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unique situation. Some companies supply all the steel reinforcement cut to size ready for installation. � Good thermal performance. U-values can be as good as 0.11W/sqmK. The very nature of the system also means it is easy to make airtight. � Improved acoustics. The polystyrene formwork is intrinsically good at absorbing sound, and mass concrete reduces airborne noise transmission. People who live in ICF homes (especially those who have used it for middle floors), say how exceptionally quiet it is. � Fire-retardant. Although the polystyrene inner lining could, theoretically, eventually catch fire, even though it is treated with a fire retardant, normal plasterboard used in the normal way provides an excellent inhibitor in the first place. After that, the concrete walls cannot, of course, burn. Intermediate timber floors are still vulnerable. � Heat storage. If you use ICF for your internal walls you’ll find that they’ll act as thermal stores, giving off heat long after your central heating has turned off. � Flexible design. One of the best things about ICF is that it can very easily cope with curves, arches and all manner of odd shapes, provided they are planned for right from the start (see below). � Ideal for basements. Use water-resistant concrete and take advice about soil loadings if parts of the basement will eventually be covered with soil. � Chasing for services. The inner polystyrene leaf can easily be chased for electrical and other services. It’s wise not to chase the structural concrete element. Some companies offer different thicknesses of insulation that make this

chasing very easy and practical. With careful preparation it’s possible to pre-plan and create service voids within the concrete walls for say, rainwater pipes. � Can be clad externally with any material. This means that whatever external appearance you want, the underlying ICF can cope with it. You could, at this stage, add even more insulation, depending on the U-values you’re aiming to achieve, before your final cladding. The outer skin of the polystyrene blocks has to be clad (using built-in fixings or wall ties) with something – it can’t be left open to the elements. This outer skin can, though, be easily chased to make room for rainwater downpipes and even other utilities. � Very little waste. Because you order only the exact number of polystyrene units (and their accompanying accessories) you need, and the blocks are easily cut on site, there’s very little wastage. Concrete can then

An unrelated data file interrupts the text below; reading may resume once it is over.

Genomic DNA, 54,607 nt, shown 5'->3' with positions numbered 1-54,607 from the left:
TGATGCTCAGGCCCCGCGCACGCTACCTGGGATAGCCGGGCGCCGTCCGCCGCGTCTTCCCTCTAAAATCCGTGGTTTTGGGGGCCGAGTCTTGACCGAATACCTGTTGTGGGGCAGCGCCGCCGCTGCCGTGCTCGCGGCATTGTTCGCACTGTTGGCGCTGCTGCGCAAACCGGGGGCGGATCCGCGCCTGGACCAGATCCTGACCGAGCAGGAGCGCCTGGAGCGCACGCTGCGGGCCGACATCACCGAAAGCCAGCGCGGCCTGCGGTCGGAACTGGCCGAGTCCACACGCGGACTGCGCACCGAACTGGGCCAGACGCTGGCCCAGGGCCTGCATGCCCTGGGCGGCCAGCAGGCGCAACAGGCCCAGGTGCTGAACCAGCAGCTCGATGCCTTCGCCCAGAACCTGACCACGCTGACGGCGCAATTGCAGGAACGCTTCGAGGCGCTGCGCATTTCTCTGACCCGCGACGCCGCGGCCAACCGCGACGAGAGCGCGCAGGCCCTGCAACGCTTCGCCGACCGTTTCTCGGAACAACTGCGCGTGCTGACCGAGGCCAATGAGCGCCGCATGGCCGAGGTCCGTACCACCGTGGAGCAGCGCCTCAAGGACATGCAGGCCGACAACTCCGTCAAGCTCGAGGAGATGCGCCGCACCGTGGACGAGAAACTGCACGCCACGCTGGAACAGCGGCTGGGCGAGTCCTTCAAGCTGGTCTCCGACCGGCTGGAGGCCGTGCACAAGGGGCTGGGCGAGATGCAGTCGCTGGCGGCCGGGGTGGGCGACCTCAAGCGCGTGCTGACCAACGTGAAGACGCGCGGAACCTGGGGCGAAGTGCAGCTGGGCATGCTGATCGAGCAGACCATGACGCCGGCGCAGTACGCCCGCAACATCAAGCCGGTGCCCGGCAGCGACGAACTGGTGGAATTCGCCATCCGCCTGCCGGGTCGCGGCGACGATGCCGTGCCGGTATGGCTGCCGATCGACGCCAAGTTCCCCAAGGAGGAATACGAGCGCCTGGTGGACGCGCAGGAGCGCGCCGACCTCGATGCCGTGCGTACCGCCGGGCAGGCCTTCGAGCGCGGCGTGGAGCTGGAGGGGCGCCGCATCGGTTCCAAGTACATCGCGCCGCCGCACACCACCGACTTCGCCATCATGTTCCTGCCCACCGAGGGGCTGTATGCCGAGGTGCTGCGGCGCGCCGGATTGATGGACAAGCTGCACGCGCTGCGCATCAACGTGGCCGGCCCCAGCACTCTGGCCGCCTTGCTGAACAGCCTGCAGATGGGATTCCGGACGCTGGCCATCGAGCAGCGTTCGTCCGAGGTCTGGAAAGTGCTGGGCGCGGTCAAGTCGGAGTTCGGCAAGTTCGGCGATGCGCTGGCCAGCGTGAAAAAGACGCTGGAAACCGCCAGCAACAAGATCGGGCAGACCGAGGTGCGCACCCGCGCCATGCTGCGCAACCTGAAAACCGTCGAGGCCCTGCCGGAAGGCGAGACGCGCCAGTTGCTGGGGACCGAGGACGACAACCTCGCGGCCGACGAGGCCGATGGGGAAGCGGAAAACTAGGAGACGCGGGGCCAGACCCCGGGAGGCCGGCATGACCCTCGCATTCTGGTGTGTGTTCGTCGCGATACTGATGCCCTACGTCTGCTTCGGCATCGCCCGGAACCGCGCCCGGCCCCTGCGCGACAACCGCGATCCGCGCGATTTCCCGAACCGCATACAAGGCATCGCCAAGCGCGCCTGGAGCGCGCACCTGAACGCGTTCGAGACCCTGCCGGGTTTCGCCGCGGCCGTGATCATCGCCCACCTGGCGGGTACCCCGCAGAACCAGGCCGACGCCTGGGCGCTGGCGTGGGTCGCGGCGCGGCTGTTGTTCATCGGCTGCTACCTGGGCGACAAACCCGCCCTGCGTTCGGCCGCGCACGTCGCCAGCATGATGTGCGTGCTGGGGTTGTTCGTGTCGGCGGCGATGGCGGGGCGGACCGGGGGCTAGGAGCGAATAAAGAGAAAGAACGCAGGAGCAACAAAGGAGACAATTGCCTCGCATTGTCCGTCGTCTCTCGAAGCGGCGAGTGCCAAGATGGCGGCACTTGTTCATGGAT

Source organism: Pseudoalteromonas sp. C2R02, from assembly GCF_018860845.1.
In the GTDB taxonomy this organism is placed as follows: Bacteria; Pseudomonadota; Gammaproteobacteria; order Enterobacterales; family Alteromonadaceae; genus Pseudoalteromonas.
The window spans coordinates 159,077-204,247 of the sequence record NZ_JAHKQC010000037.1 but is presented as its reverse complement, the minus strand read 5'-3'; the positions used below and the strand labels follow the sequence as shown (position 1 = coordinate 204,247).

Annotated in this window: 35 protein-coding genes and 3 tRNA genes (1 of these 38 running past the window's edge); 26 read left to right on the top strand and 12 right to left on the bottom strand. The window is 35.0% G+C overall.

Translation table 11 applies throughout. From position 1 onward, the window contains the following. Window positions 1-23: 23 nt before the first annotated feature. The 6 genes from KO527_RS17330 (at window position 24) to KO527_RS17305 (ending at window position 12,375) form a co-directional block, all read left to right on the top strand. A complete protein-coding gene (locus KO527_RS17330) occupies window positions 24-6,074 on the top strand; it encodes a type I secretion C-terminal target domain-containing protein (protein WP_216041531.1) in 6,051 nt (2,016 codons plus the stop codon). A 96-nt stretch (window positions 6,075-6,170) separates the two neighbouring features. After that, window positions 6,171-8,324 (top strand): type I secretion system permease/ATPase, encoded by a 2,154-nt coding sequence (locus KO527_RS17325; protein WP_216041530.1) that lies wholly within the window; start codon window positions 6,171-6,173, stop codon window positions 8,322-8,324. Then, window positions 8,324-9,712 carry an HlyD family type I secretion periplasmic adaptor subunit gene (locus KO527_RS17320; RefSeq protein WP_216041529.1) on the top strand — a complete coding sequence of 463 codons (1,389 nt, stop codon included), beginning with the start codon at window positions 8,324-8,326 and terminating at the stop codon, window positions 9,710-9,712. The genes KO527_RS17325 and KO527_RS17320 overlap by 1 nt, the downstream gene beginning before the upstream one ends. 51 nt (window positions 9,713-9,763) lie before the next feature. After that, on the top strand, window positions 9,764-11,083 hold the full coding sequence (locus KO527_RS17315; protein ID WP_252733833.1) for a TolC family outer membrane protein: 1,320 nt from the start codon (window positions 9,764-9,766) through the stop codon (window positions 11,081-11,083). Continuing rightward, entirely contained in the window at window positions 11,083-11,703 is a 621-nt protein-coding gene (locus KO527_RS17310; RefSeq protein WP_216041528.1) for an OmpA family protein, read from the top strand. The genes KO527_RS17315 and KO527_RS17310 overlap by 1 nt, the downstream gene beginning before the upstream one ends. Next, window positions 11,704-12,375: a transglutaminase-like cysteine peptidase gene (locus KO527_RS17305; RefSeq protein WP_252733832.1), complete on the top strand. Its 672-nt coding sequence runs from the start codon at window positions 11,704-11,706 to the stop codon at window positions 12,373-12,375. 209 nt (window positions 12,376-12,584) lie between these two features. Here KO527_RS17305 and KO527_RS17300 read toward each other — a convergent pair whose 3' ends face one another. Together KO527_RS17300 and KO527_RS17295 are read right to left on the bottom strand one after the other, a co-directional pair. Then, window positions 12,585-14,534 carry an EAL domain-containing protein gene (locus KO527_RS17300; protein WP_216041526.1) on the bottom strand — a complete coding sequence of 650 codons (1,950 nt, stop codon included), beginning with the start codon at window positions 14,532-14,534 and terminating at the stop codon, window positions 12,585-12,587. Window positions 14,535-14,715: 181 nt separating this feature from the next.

be ordered in exact amounts per pour, a real plus if you have no room to store aggregates, sand and cement.


AS Ballantine

Co Cork ICF build as seen in the Winter 2011 issue

� Poor image. In the UK and to some extent in Ireland there’s still some resistance to new construction methods. Many small builders especially seem reluctant to try new things. Because ICF can be done by anyone with a high level of DIY competence this also deters professional builders who pride themselves on their skilled, professional tradesmen. � Confusing choice. Because there is no agreed ‘best method’ in this market, the different types of products make it all seem more complicated than it is. Needless to say, every company boasts its superiority in one way or another and, in a world where there are very few ICF ‘experts’ it can be hard to know which way to turn. It’s probably best to discuss all this with your designer, then to talk with a proposed supplier to see if what they have to offer makes sense to all the parties involved. Different designs and technical specifications call for different methods. You may need to do your homework on several systems before deciding. 

AU T U M N 2 0 1 8 / S E L F B U I L D / 7 9

Selfbuild Autumn 2018  
Selfbuild Autumn 2018